The Media Institute of Southern Africa conducts an annual exercise to review access to information from different government ministries and agencies. The latest report, Government Secrecy in an Information Age, 2014, came out a few days ago.
Within each country, eight government institutions are tested, in two ways. First, researchers look for ten different types of information on each institution’s website – the Website Review. For each bit of information that is found, two points are scored. Or one point if it is partially available. Second, they send a letter to the institution, followed up with phone calls and physical visits, requesting answers to a set of questions, and see what response they get – the Written Request for Information. The responses are then scored against ten different criteria, two points available for each.
Each institution’s score is added up, to a maximum of 40 points (20 for the website, 20 for the request for information). Those with the best and worst scores are then awarded a “Golden Key” and a “Golden Padlock” respectively. Continue reading →
Witchcraft-related attacks on people with albinism are big news in Tanzania, and have been for some years. Back in 2008, Vicky Ntetema, then working for the BBC, first went undercover to investigate, and then into hiding after receiving threats.
Vicky is now the Executive Director for Tanzania of Under the Same Sun, campaigning for the rights of people with albinism. They recently published a report on the number of reported attacks on people with albinism across Africa.
Below, I have turned the data from their report into a map and two charts: Continue reading →
Last weekend, Statoil management finally broke their silence on their leaked contract for gas production in Tanzania. In an interview with The Citizen newspaper, Statoil’s Country Manager for Tanzania, Øystein Michelsen, spoke at length, including on the subject of contract transparency:
“Statoil respects the position of any government in the countries where we operate with regards to whether the contracts are made publicly available or not. In a number of countries where we operate the contracts are publicly available and Statoil does comply with that position. In Tanzania, the contracts are confidential and for that matter, Statoil also complies with that position.” [my emphasis]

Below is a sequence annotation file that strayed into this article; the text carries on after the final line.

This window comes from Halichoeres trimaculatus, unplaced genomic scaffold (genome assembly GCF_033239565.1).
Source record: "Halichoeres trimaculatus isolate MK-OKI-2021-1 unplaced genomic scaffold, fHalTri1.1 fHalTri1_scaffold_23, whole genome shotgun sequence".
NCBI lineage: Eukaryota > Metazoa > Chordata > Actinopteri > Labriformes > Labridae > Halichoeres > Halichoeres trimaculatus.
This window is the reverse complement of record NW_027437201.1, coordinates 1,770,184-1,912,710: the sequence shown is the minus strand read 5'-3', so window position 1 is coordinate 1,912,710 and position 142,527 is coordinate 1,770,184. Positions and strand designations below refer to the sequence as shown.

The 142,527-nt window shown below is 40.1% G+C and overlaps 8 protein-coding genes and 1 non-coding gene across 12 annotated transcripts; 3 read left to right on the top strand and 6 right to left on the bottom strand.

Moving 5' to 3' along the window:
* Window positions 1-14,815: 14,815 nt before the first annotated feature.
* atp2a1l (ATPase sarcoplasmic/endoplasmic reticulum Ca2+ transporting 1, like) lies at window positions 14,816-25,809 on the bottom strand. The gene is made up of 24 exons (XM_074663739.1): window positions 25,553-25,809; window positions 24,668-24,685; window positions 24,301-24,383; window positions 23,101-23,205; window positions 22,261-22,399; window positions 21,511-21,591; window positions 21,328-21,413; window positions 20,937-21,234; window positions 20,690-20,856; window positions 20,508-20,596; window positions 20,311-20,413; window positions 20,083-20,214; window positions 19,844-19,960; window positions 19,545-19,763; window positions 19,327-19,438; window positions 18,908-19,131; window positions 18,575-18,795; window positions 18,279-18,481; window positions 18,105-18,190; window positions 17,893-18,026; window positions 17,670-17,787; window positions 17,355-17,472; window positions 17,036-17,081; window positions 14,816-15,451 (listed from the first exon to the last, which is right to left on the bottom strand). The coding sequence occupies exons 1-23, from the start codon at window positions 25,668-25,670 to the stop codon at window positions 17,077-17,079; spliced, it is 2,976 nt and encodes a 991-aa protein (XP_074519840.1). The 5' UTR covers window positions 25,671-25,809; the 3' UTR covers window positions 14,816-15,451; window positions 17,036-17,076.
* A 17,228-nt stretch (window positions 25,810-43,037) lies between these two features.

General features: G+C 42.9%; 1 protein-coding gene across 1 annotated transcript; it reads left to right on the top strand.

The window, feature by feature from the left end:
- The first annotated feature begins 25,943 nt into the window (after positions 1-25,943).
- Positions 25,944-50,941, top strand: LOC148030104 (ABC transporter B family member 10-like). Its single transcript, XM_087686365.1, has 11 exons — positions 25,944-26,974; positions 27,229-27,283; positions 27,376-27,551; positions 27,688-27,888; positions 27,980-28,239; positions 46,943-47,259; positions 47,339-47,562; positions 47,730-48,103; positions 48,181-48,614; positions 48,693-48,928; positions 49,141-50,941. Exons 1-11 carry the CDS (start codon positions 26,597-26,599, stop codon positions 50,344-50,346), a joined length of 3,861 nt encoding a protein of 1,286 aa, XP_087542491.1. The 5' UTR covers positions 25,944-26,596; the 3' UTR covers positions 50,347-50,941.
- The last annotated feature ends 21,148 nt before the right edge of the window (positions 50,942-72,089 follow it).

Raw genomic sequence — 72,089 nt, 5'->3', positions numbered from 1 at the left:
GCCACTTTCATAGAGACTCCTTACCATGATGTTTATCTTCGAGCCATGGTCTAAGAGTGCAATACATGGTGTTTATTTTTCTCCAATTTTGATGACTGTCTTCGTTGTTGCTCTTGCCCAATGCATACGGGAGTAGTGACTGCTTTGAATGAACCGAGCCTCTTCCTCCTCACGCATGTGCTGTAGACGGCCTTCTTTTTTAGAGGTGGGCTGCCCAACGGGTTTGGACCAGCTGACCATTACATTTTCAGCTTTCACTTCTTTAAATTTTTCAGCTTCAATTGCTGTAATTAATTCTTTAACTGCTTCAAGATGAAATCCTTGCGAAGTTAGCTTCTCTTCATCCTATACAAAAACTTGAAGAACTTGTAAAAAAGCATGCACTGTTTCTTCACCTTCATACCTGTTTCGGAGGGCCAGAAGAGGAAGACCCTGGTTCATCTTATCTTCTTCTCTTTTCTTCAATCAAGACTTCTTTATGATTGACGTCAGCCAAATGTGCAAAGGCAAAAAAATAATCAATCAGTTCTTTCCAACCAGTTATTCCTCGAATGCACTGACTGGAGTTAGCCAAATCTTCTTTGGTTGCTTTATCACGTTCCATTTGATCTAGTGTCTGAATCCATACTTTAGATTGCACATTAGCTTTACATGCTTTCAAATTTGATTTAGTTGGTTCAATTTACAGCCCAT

“In 2012, Transparency ranked Statoil as the most transparent company among the world 105 largest publicly traded companies [see here]. We will continue to promote transparency, but we will also respect contract terms and the obligations we have towards our partners.”
The Citizen used this as their headline: “Investors accuse govt of keeping contracts secret.” And the point is clear: Statoil has no objection to contract transparency. Continue reading →
Tanzania’s more internationally-minded political thinkers watched Scotland’s Independence Referendum last week with much interest. The question on everyone’s lips was this: what does the decision made by Scottish voters to remain part of the United Kingdom mean for Zanzibar and the United Republic?
It is a reasonable question, because the similarities between Scotland’s relationship with England / the UK and Zanzibar’s relationship with Tanzania mainland are strong. The two smaller, once-independent nations both have understandable resentment towards the bigger, dominant partner in their unions. Constitutional oddities mean neither England nor Mainland Tanzania have their own parliament, while Scotland has a parliament and Zanzibar has a “revolutionary council”. There are oil and gas revenues to argue over in both cases, and endless disputes about who is subsidising who. And Britain’s relationship with the European Union is not that different from Tanzania’s uncertainty about the East African Community.
But though the question may be valid, the answers have been very mixed. Continue reading →
The data was collect through an internet survey, which means the data is dominated by responses from wealthier folks in urban areas. But with that caveat in mind, and focusing on Tanzania in particular, what can we see?
Well, a majority said they thought the government was already open (51%) or somewhat open (29%), but nevertheless, a solid three quarters of respondents expressed support for open government. This doesn’t vary much with the different questions asked:
77% would like government to be more open
76% would trust government more if it were more open
75% would like more information about government
78% said citizens should have a say in government spending and contracting
75% said they thought government would be more effective if it was more open
If you’ve signed up to receive this blog by email (as you can do using the link on the right), then you may well have missed several posts over the past few months. I shifted to a new web-host at the beginning of June, in order to be able to show more interesting charts – particularly interactive charts like these. I tried to bring the site’s email subscribers along with me, but for some reason that I don’t understand, this didn’t happen – sorry!
Having discovered the problem earlier this week, I’ve now corrected this mistake, so you should be receiving the emails again.
And in case you missed something interesting, here are some highlights from the last three months on mtega.com. It’s been a busy few months. Continue reading →
Twaweza published its first set of IATI data last week. By doing so, Twaweza joined 276 other organisations sharing data on their work in a common standard. And since doing so, I’ve been asked several times why we have done this: isn’t IATI something for official aid agencies like DFID and USAID, and for the bigger international NGOs? Continue reading →